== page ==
How does Magee support breastfeeding mothers?
A. We provide education and support to mothers before birth and throughout their breastfeeding journey. From prenatal classes to bedside consultations, we support a mother’s decision to breastfeed. In addition to providing resources for new mothers, the Magee Lactation Center provides support and education to hospital staff. We train registered nurses to properly assist new mothers with their babies.
For more information, call the Lactation Center at Magee at 412-641-1121 or visit their website.
Located just outside of Pittsburgh, Braddock has the second-highest number of senior citizens living alone and in poverty in Allegheny County. In under-served communities, two of the most vulnerable population groups are older adults and young children.
A summer nutrition program created by students from the University of Pittsburgh Graduate School of Public Health aims to combat this problem by offering a free, balanced lunch to both young children and older adults who otherwise may not be able to afford one.
Called “Assembly of the Ages,” an inaugural event organized with local non-profit Heritage Community Initiatives brought together people under the age of 18 and over 55 for an afternoon of games and activities while they enjoyed a gourmet, chef-prepared lunch. At the event on July 18, seniors and children bonded as they wrote down personal goals in areas of wellness, nutrition, activities and social interaction. After lunch, seniors watched as the children played a game of kickball.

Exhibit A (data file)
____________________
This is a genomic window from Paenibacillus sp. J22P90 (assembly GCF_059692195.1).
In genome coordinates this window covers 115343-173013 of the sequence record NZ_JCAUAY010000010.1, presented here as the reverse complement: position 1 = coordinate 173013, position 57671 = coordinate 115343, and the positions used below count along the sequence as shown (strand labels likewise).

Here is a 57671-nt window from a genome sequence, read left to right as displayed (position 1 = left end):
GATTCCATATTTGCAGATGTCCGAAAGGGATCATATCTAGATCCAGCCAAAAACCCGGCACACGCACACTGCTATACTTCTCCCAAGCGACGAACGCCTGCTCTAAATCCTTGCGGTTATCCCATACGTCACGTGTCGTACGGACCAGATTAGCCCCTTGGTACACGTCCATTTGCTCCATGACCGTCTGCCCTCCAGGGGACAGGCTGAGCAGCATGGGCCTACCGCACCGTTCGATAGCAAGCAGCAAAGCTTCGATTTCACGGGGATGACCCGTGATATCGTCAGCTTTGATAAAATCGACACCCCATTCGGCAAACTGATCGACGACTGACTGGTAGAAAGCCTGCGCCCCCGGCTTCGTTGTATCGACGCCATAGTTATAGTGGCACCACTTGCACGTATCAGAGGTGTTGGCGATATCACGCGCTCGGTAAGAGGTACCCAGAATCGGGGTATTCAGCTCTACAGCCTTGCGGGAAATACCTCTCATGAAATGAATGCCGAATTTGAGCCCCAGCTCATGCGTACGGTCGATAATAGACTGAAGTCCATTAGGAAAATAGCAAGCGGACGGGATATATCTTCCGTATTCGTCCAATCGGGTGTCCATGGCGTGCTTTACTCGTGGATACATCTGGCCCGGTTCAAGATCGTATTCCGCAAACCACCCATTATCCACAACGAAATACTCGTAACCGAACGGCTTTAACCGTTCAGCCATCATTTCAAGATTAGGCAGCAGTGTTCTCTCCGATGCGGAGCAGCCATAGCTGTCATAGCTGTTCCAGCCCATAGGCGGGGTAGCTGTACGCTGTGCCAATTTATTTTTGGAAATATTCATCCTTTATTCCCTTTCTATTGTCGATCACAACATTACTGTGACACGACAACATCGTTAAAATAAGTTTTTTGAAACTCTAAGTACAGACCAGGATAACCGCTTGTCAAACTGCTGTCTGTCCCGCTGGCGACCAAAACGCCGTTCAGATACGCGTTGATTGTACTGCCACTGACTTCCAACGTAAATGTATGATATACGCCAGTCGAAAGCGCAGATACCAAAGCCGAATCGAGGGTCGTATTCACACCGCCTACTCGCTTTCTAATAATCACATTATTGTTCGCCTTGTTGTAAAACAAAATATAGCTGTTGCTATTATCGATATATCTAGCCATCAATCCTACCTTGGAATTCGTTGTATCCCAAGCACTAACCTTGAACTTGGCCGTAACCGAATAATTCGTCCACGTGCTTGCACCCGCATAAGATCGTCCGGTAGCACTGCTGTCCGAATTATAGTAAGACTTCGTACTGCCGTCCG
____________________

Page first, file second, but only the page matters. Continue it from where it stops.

“The purpose of the program is to make sure families don’t have to make the difficult choice between paying a bill in the summer or putting food on the table for their children,” said Laura Kelley, director of business development at Heritage Community Initiatives, which serves about 50 meals and snacks daily in the summer to children in Braddock who qualify for the free lunch program during the school year.
The Assembly of Ages initiative was led by two interns through Bridging the Gaps, a program run out of Pitt Public Health. Bridging the Gaps promotes public health in under-served communities and trains health service professionals. Every year, it recruits future clinicians for an internship program where they are assigned to lead a project that will directly impact the community and have lasting effects after the summer ends.
This summer, Bridging the Gaps interns Amy Zahn from Pitt School of Pharmacy and Lan Pham from Pitt School of Nursing wanted a hands-on experience to get a better understanding of what patients may face in their daily lives.
“As future health care providers, we need to understand all the aspects that go into our patients’ care,” Zahn said. “The daily stressors will affect how somebody views their health, and through this internship, we’re learning exactly what those stressors are and why some [patients] may not be as adherent as we would like them to be.”